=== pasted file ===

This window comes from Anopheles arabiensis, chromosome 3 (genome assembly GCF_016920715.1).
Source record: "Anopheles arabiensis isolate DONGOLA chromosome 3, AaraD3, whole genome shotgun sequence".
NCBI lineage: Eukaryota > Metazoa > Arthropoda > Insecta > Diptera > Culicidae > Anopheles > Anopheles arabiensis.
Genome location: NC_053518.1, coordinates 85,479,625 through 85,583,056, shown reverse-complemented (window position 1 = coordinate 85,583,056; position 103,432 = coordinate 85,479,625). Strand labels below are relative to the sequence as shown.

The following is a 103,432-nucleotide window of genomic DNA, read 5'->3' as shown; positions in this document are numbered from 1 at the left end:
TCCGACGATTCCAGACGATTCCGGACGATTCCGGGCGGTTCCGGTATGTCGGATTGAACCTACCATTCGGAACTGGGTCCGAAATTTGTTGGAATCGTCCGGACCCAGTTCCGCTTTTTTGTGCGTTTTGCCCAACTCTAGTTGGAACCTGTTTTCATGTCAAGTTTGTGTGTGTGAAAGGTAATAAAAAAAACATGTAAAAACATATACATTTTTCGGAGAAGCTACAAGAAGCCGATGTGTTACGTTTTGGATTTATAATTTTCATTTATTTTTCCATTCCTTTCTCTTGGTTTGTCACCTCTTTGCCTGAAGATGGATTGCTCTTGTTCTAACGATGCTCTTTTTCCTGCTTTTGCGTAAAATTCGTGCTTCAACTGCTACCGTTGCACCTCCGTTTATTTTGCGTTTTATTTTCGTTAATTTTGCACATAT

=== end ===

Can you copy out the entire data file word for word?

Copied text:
This window comes from Anopheles arabiensis, chromosome 3 (genome assembly GCF_016920715.1).
Source record: "Anopheles arabiensis isolate DONGOLA chromosome 3, AaraD3, whole genome shotgun sequence".
NCBI lineage: Eukaryota > Metazoa > Arthropoda > Insecta > Diptera > Culicidae > Anopheles > Anopheles arabiensis.
Genome location: NC_053518.1, coordinates 85,479,625 through 85,583,056, shown reverse-complemented (window position 1 = coordinate 85,583,056; position 103,432 = coordinate 85,479,625). Strand labels below are relative to the sequence as shown.

The following is a 103,432-nucleotide window of genomic DNA, read 5'->3' as shown; positions in this document are numbered from 1 at the left end:
TCCGACGATTCCAGACGATTCCGGACGATTCCGGGCGGTTCCGGTATGTCGGATTGAACCTACCATTCGGAACTGGGTCCGAAATTTGTTGGAATCGTCCGGACCCAGTTCCGCTTTTTTGTGCGTTTTGCCCAACTCTAGTTGGAACCTGTTTTCATGTCAAGTTTGTGTGTGTGAAAGGTAATAAAAAAAACATGTAAAAACATATACATTTTTCGGAGAAGCTACAAGAAGCCGATGTGTTACGTTTTGGATTTATAATTTTCATTTATTTTTCCATTCCTTTCTCTTGGTTTGTCACCTCTTTGCCTGAAGATGGATTGCTCTTGTTCTAACGATGCTCTTTTTCCTGCTTTTGCGTAAAATTCGTGCTTCAACTGCTACCGTTGCACCTCCGTTTATTTTGCGTTTTATTTTCGTTAATTTTGCACATAT